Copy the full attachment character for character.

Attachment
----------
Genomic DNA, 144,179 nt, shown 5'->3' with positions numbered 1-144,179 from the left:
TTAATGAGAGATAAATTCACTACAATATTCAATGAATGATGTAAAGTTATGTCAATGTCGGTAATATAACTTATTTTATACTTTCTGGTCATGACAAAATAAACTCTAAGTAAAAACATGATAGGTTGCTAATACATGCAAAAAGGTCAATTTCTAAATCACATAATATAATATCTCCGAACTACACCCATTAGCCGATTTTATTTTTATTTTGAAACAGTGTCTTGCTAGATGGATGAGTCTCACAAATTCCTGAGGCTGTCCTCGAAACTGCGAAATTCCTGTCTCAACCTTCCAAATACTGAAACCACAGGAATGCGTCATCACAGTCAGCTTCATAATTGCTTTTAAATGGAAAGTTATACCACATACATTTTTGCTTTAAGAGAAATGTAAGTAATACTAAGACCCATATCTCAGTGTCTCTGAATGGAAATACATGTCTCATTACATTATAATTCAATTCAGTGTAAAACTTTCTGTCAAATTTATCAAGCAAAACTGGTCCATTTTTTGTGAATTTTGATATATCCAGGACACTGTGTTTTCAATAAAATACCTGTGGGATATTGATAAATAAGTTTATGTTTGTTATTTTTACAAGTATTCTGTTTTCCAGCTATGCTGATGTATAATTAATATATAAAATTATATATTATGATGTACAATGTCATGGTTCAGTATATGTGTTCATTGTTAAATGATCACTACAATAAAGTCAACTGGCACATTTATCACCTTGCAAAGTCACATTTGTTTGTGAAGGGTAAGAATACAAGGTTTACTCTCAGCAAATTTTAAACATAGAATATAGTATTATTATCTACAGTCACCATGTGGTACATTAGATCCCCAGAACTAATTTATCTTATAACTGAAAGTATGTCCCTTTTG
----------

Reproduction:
Genomic DNA, 144,179 nt, shown 5'->3' with positions numbered 1-144,179 from the left:
TTAATGAGAGATAAATTCACTACAATATTCAATGAATGATGTAAAGTTATGTCAATGTCGGTAATATAACTTATTTTATACTTTCTGGTCATGACAAAATAAACTCTAAGTAAAAACATGATAGGTTGCTAATACATGCAAAAAGGTCAATTTCTAAATCACATAATATAATATCTCCGAACTACACCCATTAGCCGATTTTATTTTTATTTTGAAACAGTGTCTTGCTAGATGGATGAGTCTCACAAATTCCTGAGGCTGTCCTCGAAACTGCGAAATTCCTGTCTCAACCTTCCAAATACTGAAACCACAGGAATGCGTCATCACAGTCAGCTTCATAATTGCTTTTAAATGGAAAGTTATACCACATACATTTTTGCTTTAAGAGAAATGTAAGTAATACTAAGACCCATATCTCAGTGTCTCTGAATGGAAATACATGTCTCATTACATTATAATTCAATTCAGTGTAAAACTTTCTGTCAAATTTATCAAGCAAAACTGGTCCATTTTTTGTGAATTTTGATATATCCAGGACACTGTGTTTTCAATAAAATACCTGTGGGATATTGATAAATAAGTTTATGTTTGTTATTTTTACAAGTATTCTGTTTTCCAGCTATGCTGATGTATAATTAATATATAAAATTATATATTATGATGTACAATGTCATGGTTCAGTATATGTGTTCATTGTTAAATGATCACTACAATAAAGTCAACTGGCACATTTATCACCTTGCAAAGTCACATTTGTTTGTGAAGGGTAAGAATACAAGGTTTACTCTCAGCAAATTTTAAACATAGAATATAGTATTATTATCTACAGTCACCATGTGGTACATTAGATCCCCAGAACTAATTTATCTTATAACTGAAAGTATGTCCCTTTTG